#11
                      Every control head I've wired contained two micro-switches, and could be fitted with two more.

                      The fire guys usually carry spares, and will usually give you a few; don't forget to ask for mounting screws.
                      Master Electrician
                      Electrical Contractor
                      Richmond, VA

                      Comment


                        #12
                        Originally posted by mopowr steve View Post
                        You mean there’s not another micro switch in the suppression system actuator that you could come off of? Or add a second microswitch if it only came with one?
                        Originally posted by LarryFine
                        Every control head I've wired contained two micro-switches, and could be fitted with two more.

                        The fire guys usually carry spares, and will usually give you a few; don't forget to ask for mounting screws.
                        NO!!!

                        This is actually the second thread by this OP about this thing and all of that was hashed out in the first. The OP should have added this question to his first post rather than starting a second and causing confusion.

                        This is NOT your typical hood system. It's all self contained with no option to do anything other than external contactors for electric appliances. That's how they designed it.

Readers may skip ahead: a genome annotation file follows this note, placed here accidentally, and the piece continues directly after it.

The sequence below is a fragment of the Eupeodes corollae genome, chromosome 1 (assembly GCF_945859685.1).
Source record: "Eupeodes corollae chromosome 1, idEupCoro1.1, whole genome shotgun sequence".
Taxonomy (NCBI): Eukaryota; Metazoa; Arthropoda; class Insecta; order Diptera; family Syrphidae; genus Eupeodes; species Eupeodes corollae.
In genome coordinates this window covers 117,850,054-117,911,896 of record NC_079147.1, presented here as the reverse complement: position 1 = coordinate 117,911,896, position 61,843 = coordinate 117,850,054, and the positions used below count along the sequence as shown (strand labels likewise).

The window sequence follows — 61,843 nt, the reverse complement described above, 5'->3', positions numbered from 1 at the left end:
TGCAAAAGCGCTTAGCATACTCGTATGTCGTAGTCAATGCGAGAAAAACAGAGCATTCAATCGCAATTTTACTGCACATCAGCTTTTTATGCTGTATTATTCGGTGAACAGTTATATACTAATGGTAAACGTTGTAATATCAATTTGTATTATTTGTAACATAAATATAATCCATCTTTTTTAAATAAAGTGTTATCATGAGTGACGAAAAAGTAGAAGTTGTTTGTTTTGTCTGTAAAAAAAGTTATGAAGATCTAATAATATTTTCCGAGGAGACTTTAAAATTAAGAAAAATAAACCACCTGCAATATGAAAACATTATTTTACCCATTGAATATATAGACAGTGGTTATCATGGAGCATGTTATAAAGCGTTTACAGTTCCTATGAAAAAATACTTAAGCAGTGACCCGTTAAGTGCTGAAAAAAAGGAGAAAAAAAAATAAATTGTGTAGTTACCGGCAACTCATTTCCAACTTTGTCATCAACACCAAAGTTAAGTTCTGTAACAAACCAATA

There is no outside ventilation and the whole thing sits atop a 3 sided SS enclosure supported by legs on the floor that the appliances go into. It's really an appliance in itself. Not even attached to the structure.

                        -Hal


                        Last edited by hbiss; 10-13-19, 01:04 AM.

                        Comment


                          #13
                          A DPDT relay can be added easily enough.
                          Master Electrician
                          Electrical Contractor
                          Richmond, VA

                          Comment


                            #14
                            Larry, you're making my head hurt. I already suggested that in the first post and it was shown not to be an option.

                            -Hal

                            Comment

                            Working...
                            X